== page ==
By Tracy Hanes

The Industry Does Not Have To Look To Far To Solve The Trades Shortage

While Jane Almey knew there would be many occupational paths for her as a civil engineering graduate, never in her wildest dreams did she imagine a career as a construction manager on high-rise building sites.

Jane Alley

“Sitting in the office all day, every day, wasn’t going to be for me,” says Almey, owner/partner in Bluescape Construction Management. “I like the excitement and constant changes that come with construction. Every day is about problem-solving, and the industry is so variable that every day is new and exciting.”

Her five-year co-op program at the University of Waterloo had far more men than women. Ten to 15 years ago, she was often the only woman on jobsites, except for the occasional architect, interior designer, consultant or cleaner. “Thankfully that has changed and we are starting to see more women in the trades, such as drywall, taping, painting and landscaping.”

But change isn’t happening fast enough. Women are still under-represented; of 126,000 people in construction trades in Ontario, only 3,200 are women. Those working in the field say more needs to be done to promote jobs in the trades to female students in high school and to provide more support and mentorship. They also find they still have to prove themselves more than their male counterparts do.

However, some companies are embracing women in the trades. In the past two years, Eagleview Construction in the Kitchener-Waterloo area has hired three Conestoga College graduates: Kaylee Cleghorn, 23, a carpenter; Natalie Wiersma, 20, a junior carpenter; and skilled labourer Emily Doherty, 27.

Doherty spent weekends in Owen Sound as a young girl “building projects in the woods with my family,” but says she didn’t have the opportunity or couldn’t envision a career path in construction at the time. Instead, she earned a Bachelor of Arts degree and ended up working in Los Angeles, producing events and working as a talent wrangler on film sets. “But it wasn’t my inner me,” she says. 

Emily Doherty


When the pandemic brought her back to Canada, Doherty discovered Conestoga’s Women in Skilled Trades (WIST), a 34-week pre-apprenticeship carpenter general certificate program.

Cleghorn, meanwhile, grew up with a father who was hands-on with home projects, and she enjoyed renovation TV shows. She loved the WIST program so much that she followed it up with the college’s carpentry and reno technician program. She was the only woman on site when she was hired by Eagleview in 2019. “The men were welcoming. A bunch of them were walking on eggshells at first, but once they got to know me, they figured I’m just one of the boys.” She says she hasn’t encountered any obstacles on the job, but in Grade 11, her high school guidance counsellor told her it was too late for her to join any construction courses. 

For her part, Weirsma came to WIST after studying for a Bachelor of Interior Design, but wanted to be more hands-on rather than sitting at a desk all day. “I’ve been with Eagleview a year and have been helping Kaylee

with framing. I ask her questions and she’s taught me a lot, and I’ve done a lot of trim work.” Even though she’s the tiniest person on her crew, Weirsma says her size hasn’t been a disadvantage. In fact, she can get into small spaces that her larger counterparts can’t. 

“Everyone at Eagleview has been amazing, very patient and willing to teach you,” says Doherty. “I feel very lucky that I got in this kind of groove. Eagleview is proud of the people they hire and have built a good team. It’s nice to know they value their workers.” 

Cleghorn is doing her apprenticeship to become a Red Seal-licensed carpenter, and in the future would like to teach the program she took at Conestoga. Red Seal is also a goal for Doherty and she’d like to find a way to incorporate her business background with carpentry.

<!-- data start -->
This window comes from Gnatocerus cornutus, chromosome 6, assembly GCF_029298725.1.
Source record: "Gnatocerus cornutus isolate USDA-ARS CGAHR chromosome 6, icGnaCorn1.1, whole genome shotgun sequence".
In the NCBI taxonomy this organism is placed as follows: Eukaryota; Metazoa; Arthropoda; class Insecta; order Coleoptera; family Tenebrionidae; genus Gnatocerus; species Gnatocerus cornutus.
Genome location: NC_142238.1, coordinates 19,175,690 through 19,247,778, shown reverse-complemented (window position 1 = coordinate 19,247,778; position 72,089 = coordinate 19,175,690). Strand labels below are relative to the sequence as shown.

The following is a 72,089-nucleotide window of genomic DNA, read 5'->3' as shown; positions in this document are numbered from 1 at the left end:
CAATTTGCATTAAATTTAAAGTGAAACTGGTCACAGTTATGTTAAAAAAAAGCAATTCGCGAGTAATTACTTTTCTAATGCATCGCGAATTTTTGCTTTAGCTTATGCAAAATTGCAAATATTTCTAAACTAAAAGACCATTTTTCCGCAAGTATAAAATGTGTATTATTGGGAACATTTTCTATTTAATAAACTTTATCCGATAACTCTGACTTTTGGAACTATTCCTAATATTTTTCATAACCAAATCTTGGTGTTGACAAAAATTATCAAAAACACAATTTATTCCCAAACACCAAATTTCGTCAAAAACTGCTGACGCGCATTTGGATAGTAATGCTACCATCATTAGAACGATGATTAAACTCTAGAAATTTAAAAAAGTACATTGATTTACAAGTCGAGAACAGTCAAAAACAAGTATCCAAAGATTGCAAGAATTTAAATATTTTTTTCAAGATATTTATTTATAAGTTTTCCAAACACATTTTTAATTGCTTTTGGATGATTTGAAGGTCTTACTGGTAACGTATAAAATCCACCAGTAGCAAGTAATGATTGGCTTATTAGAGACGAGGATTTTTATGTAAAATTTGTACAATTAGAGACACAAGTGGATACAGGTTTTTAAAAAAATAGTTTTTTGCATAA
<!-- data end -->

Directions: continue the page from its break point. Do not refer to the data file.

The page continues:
Wiersma plans to return to Conestoga this fall to take the Construction Engineering Technology-Architecture program, as she’d like to combine office and on-site work, hoping it will be the mix she is looking for.  


Finding steady work as a carpenter near her home in Perth has been more challenging for Meredith Toivanen. After studying architecture as an undergraduate but wanting to be more hands-on, the 32-year-old Montreal native took a design-build course at Dalhousie University, where she got experience in straw bale and alternative building, followed by studies at Yestermorrow Design/Build School in Vermont. After working as a carpenter’s helper in residential construction, she took the two-year Heritage Carpentry and Joinery program at Algonquin College.

Meredith Toivanien

Despite her diverse skills, Toivanen says it hasn’t been easy to find full-time work. She has done some timber framing and straw bale building, various renovation jobs and also worked at a stained-glass conservation workshop for three years. Although her boss was “a great guy,” she didn’t get the hands-on experience she hoped for. “When I communicated that, it wasn’t received well,” Toivanen relates. “It was, ‘You shouldn’t have to do that dirty work and you’re better at report writing.’”

While she is landing more project-based jobs as she makes additional local contacts, Toivanen has to supplement that with working at the post office. She says Perth has a college that teaches carpentry and a lot of graduates stay, making the job market competitive in her rural area. And it’s difficult to get hired without family or other connections, she notes.

“For a lot of smaller businesses, it’s easier and typical to hire someone who knows someone,” Toivanen says. Further, for older women and those who haven’t had exposure to building or jobsites prior, those attempting to break into the field might be labelled as “challenging” because they need questions answered or mentoring, she adds.

“We have got to make more women in the trades visible so other women can see them,” Toivanen says. “In my experience working with men and being the only woman, they are comfortable with me, but there is doubt. Men have a lot more confidence and can ‘fake it to make it,’ and that can be intimidating to women. Having a trades program is great, but if you can’t get an apprenticeship, you’re sunk.”